How many times per week are you and your team taken off course by a fire drill? No, not the kind you remember from school where a bell rings and students are marched outside for 20 minutes until the “all clear,” is given. I’m referring to the office fire drill where someone creates a commotion about an urgent, but unimportant issue, and people are expected to drop what they’re working on and respond with Indy pit-crew speed to the made-up emergency.
Fire drills are a product of their environment. People, culture and a lack of discipline all play a role in continuing to fan the flames of fire drills. The adrenaline-filled reaction to urgent but, otherwise unimportant events, can be intoxicating and fill managers with a sense of instant gratification for the flurry of activity required to put them out. Examples of internal fires include:
· Senior leaders demanding manual lists or reports that require time, labor, and energy to put together, versus those that can be automatically generated.
· Flavor-of-the-month initiatives that aren’t directly related to people’s strategic plans.
· Attendance on conference calls that have no direct business value for the participant.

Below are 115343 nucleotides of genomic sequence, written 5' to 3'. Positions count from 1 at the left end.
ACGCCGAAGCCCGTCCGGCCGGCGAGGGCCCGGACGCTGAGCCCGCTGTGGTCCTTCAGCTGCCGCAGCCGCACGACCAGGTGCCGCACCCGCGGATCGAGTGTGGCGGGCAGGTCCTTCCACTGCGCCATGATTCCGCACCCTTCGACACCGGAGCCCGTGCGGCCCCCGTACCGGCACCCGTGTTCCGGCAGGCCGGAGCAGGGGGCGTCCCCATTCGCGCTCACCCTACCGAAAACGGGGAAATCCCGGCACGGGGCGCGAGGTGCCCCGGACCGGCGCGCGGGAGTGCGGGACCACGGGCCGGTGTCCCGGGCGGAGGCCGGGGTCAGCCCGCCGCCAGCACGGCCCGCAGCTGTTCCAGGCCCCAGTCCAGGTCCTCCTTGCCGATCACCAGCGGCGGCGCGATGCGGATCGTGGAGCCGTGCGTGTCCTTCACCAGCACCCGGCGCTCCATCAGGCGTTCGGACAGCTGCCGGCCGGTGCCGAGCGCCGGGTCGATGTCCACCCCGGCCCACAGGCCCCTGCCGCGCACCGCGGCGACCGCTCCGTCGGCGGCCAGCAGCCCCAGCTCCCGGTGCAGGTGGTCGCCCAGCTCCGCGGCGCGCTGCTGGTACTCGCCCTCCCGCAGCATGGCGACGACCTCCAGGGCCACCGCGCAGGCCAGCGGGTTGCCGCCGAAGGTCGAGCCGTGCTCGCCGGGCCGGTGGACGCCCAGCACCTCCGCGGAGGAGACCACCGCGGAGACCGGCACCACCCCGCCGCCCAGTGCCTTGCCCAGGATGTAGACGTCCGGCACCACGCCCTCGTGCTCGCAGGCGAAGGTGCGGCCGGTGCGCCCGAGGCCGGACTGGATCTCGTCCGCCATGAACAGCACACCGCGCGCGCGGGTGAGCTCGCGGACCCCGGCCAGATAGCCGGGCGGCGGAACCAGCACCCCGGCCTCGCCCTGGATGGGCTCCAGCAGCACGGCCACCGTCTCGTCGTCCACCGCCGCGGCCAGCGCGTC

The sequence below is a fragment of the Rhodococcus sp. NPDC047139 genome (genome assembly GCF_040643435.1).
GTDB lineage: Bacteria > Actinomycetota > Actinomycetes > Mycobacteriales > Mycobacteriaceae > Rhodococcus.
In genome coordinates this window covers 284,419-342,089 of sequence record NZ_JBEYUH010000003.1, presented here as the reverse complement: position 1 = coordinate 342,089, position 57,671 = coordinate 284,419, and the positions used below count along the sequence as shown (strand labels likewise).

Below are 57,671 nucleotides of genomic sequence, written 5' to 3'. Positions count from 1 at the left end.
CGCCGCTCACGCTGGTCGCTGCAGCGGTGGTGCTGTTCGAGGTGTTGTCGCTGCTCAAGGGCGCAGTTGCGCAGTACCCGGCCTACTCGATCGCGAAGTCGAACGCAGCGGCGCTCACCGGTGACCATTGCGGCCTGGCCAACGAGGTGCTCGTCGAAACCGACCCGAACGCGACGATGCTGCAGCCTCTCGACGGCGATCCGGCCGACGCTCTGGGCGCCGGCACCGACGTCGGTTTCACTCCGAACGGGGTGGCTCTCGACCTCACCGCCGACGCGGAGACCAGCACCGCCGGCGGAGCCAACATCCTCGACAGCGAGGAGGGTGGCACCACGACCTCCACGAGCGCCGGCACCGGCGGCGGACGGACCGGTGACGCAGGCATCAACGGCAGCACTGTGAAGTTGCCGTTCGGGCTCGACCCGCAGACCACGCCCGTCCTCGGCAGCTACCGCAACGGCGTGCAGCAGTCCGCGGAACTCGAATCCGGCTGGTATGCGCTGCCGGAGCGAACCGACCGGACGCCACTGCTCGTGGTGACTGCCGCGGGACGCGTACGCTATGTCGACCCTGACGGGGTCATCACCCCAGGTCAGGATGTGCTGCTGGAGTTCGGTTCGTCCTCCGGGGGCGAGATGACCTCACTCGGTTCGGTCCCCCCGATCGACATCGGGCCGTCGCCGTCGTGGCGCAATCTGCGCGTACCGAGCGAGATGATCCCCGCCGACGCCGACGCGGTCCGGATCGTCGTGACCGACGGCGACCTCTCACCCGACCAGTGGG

Examples of external fires include:
· The same customer continually asking for activities to be performed in a much shorter time frame than normal.
· Requests for proposal (RFP) that don’t match up with your business acquisition criteria.
· People outside the organization seeking teleconferences or meetings to discuss partnerships or alliances without first providing sufficient business rationale.
Just as fire requires oxygen to burn, fire drills require attention to fan their flames. Fire drills can become a habit and consume a disproportionate amount of resources. Is there someone in your group that has become the “Fire Driller”? In my new business graphic novel, StrategyMan Vs. The Anti-Strategy Squad: Using Strategic Thinking to Defeat Bad Strategy and Save Your Plan, the villain that represents this issue is Fire Driller. To see the full range of cards and explore more than 100 resources on strategic thinking and planning, visit www.StrategySkills.com and join the League of Strategists today.